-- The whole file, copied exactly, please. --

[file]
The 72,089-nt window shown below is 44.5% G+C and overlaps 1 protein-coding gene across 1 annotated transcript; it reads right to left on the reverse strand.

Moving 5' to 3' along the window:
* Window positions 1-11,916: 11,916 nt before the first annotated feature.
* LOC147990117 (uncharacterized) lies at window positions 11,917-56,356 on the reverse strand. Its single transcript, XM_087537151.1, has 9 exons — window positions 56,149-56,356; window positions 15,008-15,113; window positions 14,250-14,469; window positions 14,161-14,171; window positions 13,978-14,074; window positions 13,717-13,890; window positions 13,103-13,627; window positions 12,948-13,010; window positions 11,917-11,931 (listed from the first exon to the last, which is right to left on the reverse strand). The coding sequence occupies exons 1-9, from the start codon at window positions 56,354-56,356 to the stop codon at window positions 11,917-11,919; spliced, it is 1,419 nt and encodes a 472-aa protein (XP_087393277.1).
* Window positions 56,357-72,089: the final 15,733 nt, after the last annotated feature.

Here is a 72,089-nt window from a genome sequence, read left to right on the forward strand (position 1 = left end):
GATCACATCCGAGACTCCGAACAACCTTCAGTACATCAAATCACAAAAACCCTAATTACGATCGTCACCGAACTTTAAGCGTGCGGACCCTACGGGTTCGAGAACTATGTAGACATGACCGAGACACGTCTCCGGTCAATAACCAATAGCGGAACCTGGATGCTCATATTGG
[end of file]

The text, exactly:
The 72,089-nt window shown below is 44.5% G+C and overlaps 1 protein-coding gene across 1 annotated transcript; it reads right to left on the reverse strand.

Moving 5' to 3' along the window:
* Window positions 1-11,916: 11,916 nt before the first annotated feature.
* LOC147990117 (uncharacterized) lies at window positions 11,917-56,356 on the reverse strand. Its single transcript, XM_087537151.1, has 9 exons — window positions 56,149-56,356; window positions 15,008-15,113; window positions 14,250-14,469; window positions 14,161-14,171; window positions 13,978-14,074; window positions 13,717-13,890; window positions 13,103-13,627; window positions 12,948-13,010; window positions 11,917-11,931 (listed from the first exon to the last, which is right to left on the reverse strand). The coding sequence occupies exons 1-9, from the start codon at window positions 56,354-56,356 to the stop codon at window positions 11,917-11,919; spliced, it is 1,419 nt and encodes a 472-aa protein (XP_087393277.1).
* Window positions 56,357-72,089: the final 15,733 nt, after the last annotated feature.

Here is a 72,089-nt window from a genome sequence, read left to right on the forward strand (position 1 = left end):
GATCACATCCGAGACTCCGAACAACCTTCAGTACATCAAATCACAAAAACCCTAATTACGATCGTCACCGAACTTTAAGCGTGCGGACCCTACGGGTTCGAGAACTATGTAGACATGACCGAGACACGTCTCCGGTCAATAACCAATAGCGGAACCTGGATGCTCATATTGG